dundas street

Toronto City Council votes in favour of consultation for changing the name of Dundas Street

On Wednesday Toronto’s City Council voted in favour of consultation into renaming one of the city’s downtown east-west corridors in light of the name’s historically racist ties. The adopted action recommends consultation and reporting on renaming Dundas Street, named after Edinburgh, Scotland’s Henry Dundas.

In early June a petition circulated online calling for the renaming of Toronto’s arterial road following worldwide protests against anti-Black racism, police brutality and the murder of George Floyd. Dundas, First Viscount of Melville, was known for working against the abolition of slavery and racial equality.

“If we truly wish for our public street names and monuments to reflect our values and priorities we must consider engaging the public in the process of excising those names which are no longer worthy of our honour or respect,” the petition reads.

In 1776 Dundas represented and won freedom for a Jamaican man enslaved in Scotland enabling freedom for many others. However, his actions later in life contributed to the additional enslavement of half a million African people.

In 1792 Dundas amended a motion, originally intended to immediately abolish the transatlantic slave trade, to instead end slavery on a gradual basis. The amendment caused political delays and turmoil, eventually failing.

The Slave Trade Act finally abolished the transatlantic trade in 1807, only after an additional half a million people were transferred and enslaved.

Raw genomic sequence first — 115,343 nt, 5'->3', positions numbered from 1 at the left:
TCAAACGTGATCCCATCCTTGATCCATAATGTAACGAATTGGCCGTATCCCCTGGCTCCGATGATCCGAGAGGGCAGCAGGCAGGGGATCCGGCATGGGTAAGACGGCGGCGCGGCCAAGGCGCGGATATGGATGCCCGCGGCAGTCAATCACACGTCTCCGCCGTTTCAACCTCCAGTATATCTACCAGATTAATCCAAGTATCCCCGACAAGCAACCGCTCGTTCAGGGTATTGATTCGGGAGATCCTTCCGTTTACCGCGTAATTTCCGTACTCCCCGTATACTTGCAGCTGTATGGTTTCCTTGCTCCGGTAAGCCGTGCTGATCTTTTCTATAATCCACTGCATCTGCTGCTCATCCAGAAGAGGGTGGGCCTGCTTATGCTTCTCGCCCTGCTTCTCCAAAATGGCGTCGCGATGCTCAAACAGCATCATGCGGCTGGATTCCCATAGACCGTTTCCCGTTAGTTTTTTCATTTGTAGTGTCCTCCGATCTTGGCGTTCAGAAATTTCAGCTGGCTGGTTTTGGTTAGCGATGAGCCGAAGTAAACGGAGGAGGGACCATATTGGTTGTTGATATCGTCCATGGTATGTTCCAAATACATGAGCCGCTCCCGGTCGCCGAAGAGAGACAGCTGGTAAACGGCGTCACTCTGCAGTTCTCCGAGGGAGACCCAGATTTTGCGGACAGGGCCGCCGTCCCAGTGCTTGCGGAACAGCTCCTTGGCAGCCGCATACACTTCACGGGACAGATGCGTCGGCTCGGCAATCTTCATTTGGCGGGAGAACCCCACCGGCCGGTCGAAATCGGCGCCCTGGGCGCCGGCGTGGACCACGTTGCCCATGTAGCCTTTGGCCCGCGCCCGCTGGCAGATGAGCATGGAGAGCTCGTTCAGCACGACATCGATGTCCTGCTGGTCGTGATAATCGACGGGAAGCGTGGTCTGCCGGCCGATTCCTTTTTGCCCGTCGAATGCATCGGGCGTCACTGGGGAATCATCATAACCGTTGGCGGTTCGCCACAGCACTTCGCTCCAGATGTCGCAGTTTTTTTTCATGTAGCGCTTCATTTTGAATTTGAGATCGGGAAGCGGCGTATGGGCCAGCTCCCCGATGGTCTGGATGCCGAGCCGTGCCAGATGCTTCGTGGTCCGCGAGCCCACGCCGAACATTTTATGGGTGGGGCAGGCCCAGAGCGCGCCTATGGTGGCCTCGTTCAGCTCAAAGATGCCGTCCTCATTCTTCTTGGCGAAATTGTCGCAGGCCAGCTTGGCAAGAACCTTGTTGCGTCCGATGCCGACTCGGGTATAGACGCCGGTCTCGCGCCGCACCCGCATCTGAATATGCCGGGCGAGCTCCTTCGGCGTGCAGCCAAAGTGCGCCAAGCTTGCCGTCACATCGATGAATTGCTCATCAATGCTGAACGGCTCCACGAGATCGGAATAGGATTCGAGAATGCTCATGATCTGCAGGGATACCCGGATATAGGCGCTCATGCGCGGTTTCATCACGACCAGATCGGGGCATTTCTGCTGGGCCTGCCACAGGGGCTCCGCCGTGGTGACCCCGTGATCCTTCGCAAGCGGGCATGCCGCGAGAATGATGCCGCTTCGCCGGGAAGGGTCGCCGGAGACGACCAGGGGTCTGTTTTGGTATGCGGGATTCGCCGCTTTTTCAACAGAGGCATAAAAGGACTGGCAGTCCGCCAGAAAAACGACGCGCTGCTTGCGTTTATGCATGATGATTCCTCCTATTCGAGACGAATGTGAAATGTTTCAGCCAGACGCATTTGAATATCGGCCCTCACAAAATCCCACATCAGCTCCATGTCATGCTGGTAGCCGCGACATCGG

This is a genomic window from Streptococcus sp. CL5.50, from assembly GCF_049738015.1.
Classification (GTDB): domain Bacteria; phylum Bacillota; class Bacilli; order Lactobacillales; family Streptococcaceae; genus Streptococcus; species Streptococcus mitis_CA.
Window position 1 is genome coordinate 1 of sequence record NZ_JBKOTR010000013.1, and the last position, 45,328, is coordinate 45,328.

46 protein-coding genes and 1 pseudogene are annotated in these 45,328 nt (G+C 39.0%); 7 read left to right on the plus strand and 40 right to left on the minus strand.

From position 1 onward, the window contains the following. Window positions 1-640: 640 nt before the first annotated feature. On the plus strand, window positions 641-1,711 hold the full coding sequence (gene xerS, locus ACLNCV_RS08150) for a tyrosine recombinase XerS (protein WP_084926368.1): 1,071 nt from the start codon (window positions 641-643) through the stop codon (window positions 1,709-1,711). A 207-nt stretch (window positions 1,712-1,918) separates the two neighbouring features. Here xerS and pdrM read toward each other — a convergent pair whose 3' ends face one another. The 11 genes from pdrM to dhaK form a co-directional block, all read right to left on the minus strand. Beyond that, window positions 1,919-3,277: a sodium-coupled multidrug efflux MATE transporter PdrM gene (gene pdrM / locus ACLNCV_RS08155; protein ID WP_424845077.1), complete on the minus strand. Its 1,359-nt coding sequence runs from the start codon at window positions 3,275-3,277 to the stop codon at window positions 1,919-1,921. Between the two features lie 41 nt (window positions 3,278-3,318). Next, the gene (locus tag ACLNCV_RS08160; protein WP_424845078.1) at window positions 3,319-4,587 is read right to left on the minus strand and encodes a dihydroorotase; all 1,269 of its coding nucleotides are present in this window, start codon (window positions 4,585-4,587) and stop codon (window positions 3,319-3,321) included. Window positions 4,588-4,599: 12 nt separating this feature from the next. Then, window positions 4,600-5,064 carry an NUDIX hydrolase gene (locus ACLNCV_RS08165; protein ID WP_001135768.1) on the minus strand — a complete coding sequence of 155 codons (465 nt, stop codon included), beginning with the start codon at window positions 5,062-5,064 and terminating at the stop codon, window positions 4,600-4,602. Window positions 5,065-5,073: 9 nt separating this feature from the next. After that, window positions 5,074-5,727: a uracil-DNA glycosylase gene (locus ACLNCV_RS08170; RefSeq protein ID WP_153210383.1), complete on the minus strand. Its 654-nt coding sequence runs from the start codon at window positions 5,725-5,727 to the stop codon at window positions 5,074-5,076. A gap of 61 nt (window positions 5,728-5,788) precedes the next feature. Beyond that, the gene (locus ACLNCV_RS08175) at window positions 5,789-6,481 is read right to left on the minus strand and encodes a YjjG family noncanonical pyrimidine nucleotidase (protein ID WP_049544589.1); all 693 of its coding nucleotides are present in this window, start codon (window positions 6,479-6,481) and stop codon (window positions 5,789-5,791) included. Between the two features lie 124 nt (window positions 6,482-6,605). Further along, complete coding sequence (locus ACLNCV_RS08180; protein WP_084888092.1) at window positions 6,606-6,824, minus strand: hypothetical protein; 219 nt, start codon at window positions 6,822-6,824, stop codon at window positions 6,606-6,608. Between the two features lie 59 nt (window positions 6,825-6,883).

The street, originally named in 1793 by Canada’s first Lieutenant Governor John Graves Simcoe and a close friend of Henry Dundas’, has developed extensively since its original use as a military road running from Burlington Bay.

Dundas street, home to almost 98,000 residents and more than 4,500 business establishments, spans 23 kilometres within the city of Toronto and through a number of diverse neighbourhoods including Little Portugal, Leslieville, Chinatown and Regent Park.

The adopted action calls for reports and recommendations based on findings by April 2021. The action also asked for specific reports on estimates on cost, revisions to the city’s commemorative policies and programs as well as an overall commemorative framework for the city.

A report from Toronto’s city manager states impacts of the name change would include replacing more than 730 street signs, replacing signage at two subway stations and multiple bus routes, a new name and signage for Yonge-Dundas Square, as well as a number of other potential alterations.

In addition, the name change also necessitates amendments to signage in one of the city’s police services divisions and potentially, compensation for additional incurred costs to private citizens and businesses resulting from the name change.

Article exclusive to TRNTO